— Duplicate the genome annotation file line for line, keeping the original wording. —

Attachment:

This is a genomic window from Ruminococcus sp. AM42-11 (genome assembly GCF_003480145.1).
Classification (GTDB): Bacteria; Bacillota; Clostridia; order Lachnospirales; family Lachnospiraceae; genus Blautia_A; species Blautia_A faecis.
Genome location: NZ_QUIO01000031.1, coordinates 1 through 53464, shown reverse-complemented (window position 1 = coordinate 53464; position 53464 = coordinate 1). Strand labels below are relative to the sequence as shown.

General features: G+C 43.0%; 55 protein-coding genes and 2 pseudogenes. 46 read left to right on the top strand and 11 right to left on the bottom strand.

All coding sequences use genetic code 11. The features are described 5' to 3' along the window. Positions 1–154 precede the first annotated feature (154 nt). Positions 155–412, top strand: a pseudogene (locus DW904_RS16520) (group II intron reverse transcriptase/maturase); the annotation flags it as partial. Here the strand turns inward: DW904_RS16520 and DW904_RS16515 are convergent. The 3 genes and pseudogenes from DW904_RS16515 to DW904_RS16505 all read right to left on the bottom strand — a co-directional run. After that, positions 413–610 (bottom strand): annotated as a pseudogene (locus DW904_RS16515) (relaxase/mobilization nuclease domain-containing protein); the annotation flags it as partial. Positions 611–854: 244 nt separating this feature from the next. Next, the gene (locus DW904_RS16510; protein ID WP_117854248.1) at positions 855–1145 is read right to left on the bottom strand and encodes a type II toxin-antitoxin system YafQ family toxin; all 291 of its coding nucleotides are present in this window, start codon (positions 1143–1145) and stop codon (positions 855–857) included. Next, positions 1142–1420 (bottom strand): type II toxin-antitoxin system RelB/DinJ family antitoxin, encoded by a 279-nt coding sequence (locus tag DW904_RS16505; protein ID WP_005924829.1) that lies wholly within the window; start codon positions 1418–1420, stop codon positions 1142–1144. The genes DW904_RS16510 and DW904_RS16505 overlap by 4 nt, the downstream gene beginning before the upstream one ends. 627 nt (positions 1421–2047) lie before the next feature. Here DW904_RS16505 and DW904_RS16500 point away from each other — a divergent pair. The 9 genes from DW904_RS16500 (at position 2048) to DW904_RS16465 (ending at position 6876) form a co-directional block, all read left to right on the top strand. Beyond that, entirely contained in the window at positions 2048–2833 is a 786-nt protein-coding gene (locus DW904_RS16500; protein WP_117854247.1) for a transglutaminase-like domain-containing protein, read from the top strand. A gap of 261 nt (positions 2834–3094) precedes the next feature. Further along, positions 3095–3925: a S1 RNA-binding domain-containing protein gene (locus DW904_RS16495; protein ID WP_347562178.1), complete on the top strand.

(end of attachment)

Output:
This is a genomic window from Ruminococcus sp. AM42-11 (genome assembly GCF_003480145.1).
Classification (GTDB): Bacteria; Bacillota; Clostridia; order Lachnospirales; family Lachnospiraceae; genus Blautia_A; species Blautia_A faecis.
Genome location: NZ_QUIO01000031.1, coordinates 1 through 53464, shown reverse-complemented (window position 1 = coordinate 53464; position 53464 = coordinate 1). Strand labels below are relative to the sequence as shown.

General features: G+C 43.0%; 55 protein-coding genes and 2 pseudogenes. 46 read left to right on the top strand and 11 right to left on the bottom strand.

All coding sequences use genetic code 11. The features are described 5' to 3' along the window. Positions 1–154 precede the first annotated feature (154 nt). Positions 155–412, top strand: a pseudogene (locus DW904_RS16520) (group II intron reverse transcriptase/maturase); the annotation flags it as partial. Here the strand turns inward: DW904_RS16520 and DW904_RS16515 are convergent. The 3 genes and pseudogenes from DW904_RS16515 to DW904_RS16505 all read right to left on the bottom strand — a co-directional run. After that, positions 413–610 (bottom strand): annotated as a pseudogene (locus DW904_RS16515) (relaxase/mobilization nuclease domain-containing protein); the annotation flags it as partial. Positions 611–854: 244 nt separating this feature from the next. Next, the gene (locus DW904_RS16510; protein ID WP_117854248.1) at positions 855–1145 is read right to left on the bottom strand and encodes a type II toxin-antitoxin system YafQ family toxin; all 291 of its coding nucleotides are present in this window, start codon (positions 1143–1145) and stop codon (positions 855–857) included. Next, positions 1142–1420 (bottom strand): type II toxin-antitoxin system RelB/DinJ family antitoxin, encoded by a 279-nt coding sequence (locus tag DW904_RS16505; protein ID WP_005924829.1) that lies wholly within the window; start codon positions 1418–1420, stop codon positions 1142–1144. The genes DW904_RS16510 and DW904_RS16505 overlap by 4 nt, the downstream gene beginning before the upstream one ends. 627 nt (positions 1421–2047) lie before the next feature. Here DW904_RS16505 and DW904_RS16500 point away from each other — a divergent pair. The 9 genes from DW904_RS16500 (at position 2048) to DW904_RS16465 (ending at position 6876) form a co-directional block, all read left to right on the top strand. Beyond that, entirely contained in the window at positions 2048–2833 is a 786-nt protein-coding gene (locus DW904_RS16500; protein WP_117854247.1) for a transglutaminase-like domain-containing protein, read from the top strand. A gap of 261 nt (positions 2834–3094) precedes the next feature. Further along, positions 3095–3925: a S1 RNA-binding domain-containing protein gene (locus DW904_RS16495; protein ID WP_347562178.1), complete on the top strand.